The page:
Companies were also dealing with some significant high-profile harassment lawsuits. In one case in 1997, two female employees of CNA Life Insurance alleged significant harassment from the president of the company, who was then forced to resign along with his deputy. Comments from news articles at the time claim that just a few years prior, the company would have likely swept such an incident under the rug. Another major suit alleging rather sensational harassment claims was settled in 1997 against Monumental Life in the US District Court in Maryland.

Another byproduct of the slow-down in sales was a consolidation in the industry. This included mergers and acquisitions along with many insolvencies. In the first half of 1991, 12 companies went under including Monarch Life, Mutual Benefit, and Mutual Security Life, among others. Many companies sold divisions that were non-core businesses in order to focus their concentration. In 1995, over 20 deals were made involving non-core business sales. Analysts that year estimated that a full 20% of the 1500 companies in existence were facing consolidation.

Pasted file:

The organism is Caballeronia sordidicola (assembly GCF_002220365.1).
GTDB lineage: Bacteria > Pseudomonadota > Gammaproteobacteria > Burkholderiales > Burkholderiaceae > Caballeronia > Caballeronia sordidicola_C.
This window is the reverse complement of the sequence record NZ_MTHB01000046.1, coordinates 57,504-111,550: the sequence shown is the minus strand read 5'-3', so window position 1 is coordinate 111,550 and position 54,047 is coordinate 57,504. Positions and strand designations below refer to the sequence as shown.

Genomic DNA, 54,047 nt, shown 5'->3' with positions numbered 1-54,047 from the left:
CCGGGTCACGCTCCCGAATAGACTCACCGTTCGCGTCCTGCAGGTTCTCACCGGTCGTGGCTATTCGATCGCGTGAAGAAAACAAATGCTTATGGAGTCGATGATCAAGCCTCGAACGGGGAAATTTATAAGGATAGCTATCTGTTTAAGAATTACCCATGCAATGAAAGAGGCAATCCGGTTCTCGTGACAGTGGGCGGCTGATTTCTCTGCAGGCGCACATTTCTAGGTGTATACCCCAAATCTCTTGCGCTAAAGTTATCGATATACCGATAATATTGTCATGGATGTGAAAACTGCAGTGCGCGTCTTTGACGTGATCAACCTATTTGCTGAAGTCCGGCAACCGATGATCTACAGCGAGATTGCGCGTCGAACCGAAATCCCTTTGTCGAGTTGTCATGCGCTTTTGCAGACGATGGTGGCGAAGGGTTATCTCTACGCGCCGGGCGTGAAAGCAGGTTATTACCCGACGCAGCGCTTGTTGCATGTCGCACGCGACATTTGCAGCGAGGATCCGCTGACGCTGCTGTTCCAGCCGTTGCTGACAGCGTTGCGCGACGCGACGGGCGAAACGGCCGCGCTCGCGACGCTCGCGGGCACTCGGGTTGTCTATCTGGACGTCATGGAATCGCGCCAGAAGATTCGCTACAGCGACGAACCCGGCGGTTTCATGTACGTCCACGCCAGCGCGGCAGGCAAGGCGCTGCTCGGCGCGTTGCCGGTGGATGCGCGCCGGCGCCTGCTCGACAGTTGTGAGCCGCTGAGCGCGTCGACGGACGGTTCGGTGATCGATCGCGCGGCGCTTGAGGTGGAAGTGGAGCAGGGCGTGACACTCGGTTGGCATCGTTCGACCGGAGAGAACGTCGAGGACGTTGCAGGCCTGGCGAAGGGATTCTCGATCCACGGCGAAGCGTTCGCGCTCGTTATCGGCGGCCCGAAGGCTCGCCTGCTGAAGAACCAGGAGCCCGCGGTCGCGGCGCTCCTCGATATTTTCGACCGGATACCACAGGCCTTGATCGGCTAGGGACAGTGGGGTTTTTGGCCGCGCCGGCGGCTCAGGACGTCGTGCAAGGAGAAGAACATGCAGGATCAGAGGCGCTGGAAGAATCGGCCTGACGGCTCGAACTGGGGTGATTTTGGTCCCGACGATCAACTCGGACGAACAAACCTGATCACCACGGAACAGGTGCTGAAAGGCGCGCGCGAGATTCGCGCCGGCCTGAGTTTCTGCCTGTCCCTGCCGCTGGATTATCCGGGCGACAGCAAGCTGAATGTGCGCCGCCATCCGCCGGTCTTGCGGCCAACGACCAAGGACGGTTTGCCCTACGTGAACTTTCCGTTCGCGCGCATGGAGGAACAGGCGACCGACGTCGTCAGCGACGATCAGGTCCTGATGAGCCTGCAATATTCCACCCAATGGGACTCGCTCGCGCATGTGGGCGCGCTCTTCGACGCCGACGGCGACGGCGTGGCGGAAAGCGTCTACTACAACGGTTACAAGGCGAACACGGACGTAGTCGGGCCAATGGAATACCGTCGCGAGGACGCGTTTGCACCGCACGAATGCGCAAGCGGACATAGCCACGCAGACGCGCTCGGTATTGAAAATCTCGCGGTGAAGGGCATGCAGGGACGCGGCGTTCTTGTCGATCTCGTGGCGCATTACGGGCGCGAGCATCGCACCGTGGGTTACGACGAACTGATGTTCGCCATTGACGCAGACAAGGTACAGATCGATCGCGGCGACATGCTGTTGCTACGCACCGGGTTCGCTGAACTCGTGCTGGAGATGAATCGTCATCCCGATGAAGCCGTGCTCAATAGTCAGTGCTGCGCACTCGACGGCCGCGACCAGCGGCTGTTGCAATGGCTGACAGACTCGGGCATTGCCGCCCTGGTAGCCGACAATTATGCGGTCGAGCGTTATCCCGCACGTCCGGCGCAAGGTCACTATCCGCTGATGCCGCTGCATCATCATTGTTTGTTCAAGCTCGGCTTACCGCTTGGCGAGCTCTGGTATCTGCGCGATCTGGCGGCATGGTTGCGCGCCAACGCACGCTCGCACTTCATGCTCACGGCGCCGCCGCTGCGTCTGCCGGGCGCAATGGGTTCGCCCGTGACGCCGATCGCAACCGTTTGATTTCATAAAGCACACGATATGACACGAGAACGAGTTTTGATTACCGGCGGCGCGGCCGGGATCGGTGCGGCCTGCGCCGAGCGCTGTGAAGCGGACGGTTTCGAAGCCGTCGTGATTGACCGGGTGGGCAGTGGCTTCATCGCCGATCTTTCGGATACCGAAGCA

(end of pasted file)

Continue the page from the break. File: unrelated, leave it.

As mentioned above, technology brought about a major change to the industry. Carriers began selling term life insurance on the internet. Several quoting engines popped up on the scene giving consumers the ability to shop for low-price term on their own. Suddenly the long-held belief that life insurance had to be sold, not bought, was put center stage and debated fiercely in the media. One of the biggest disrupters in this area was Charles Schwab, a company that introduced both online sales and a toll-free number customers could call to purchase insurance. Only a very few traditional insurers joined in the online sales in these early days, including USAA and Ameritas.

Women and Life Insurance During the 1990s

The number of women in the workforce continued to grow. In 1993 there were over 58 million women in the US workforce representing 45.6% of the labor force. This growth can be attributed to the changing desires of women who wanted to forge their own careers, the economic pressures on families, and the continued increase in the divorce rate.